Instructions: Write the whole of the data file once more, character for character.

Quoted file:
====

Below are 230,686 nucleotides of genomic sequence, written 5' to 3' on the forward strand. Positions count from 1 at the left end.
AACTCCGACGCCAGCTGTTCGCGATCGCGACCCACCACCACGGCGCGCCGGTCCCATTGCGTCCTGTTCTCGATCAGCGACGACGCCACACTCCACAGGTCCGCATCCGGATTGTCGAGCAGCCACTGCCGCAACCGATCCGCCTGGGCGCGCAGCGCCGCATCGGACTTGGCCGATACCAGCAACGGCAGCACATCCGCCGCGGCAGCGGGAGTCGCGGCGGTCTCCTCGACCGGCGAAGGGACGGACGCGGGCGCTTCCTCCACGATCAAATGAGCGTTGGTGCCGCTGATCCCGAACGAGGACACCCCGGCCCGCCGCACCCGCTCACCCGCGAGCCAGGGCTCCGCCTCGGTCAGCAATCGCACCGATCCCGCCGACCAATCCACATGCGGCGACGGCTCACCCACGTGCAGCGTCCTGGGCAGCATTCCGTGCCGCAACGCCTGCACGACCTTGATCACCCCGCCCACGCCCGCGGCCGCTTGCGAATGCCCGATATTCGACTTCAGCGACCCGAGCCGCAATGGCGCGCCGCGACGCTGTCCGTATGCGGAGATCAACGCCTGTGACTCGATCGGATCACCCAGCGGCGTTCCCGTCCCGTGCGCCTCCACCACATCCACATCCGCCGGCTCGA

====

Below are 230,686 nucleotides of genomic sequence, written 5' to 3' on the forward strand. Positions count from 1 at the left end.
AACTCCGACGCCAGCTGTTCGCGATCGCGACCCACCACCACGGCGCGCCGGTCCCATTGCGTCCTGTTCTCGATCAGCGACGACGCCACACTCCACAGGTCCGCATCCGGATTGTCGAGCAGCCACTGCCGCAACCGATCCGCCTGGGCGCGCAGCGCCGCATCGGACTTGGCCGATACCAGCAACGGCAGCACATCCGCCGCGGCAGCGGGAGTCGCGGCGGTCTCCTCGACCGGCGAAGGGACGGACGCGGGCGCTTCCTCCACGATCAAATGAGCGTTGGTGCCGCTGATCCCGAACGAGGACACCCCGGCCCGCCGCACCCGCTCACCCGCGAGCCAGGGCTCCGCCTCGGTCAGCAATCGCACCGATCCCGCCGACCAATCCACATGCGGCGACGGCTCACCCACGTGCAGCGTCCTGGGCAGCATTCCGTGCCGCAACGCCTGCACGACCTTGATCACCCCGCCCACGCCCGCGGCCGCTTGCGAATGCCCGATATTCGACTTCAGCGACCCGAGCCGCAATGGCGCGCCGCGACGCTGTCCGTATGCGGAGATCAACGCCTGTGACTCGATCGGATCACCCAGCGGCGTTCCCGTCCCGTGCGCCTCCACCACATCCACATCCGCCGGCTCGA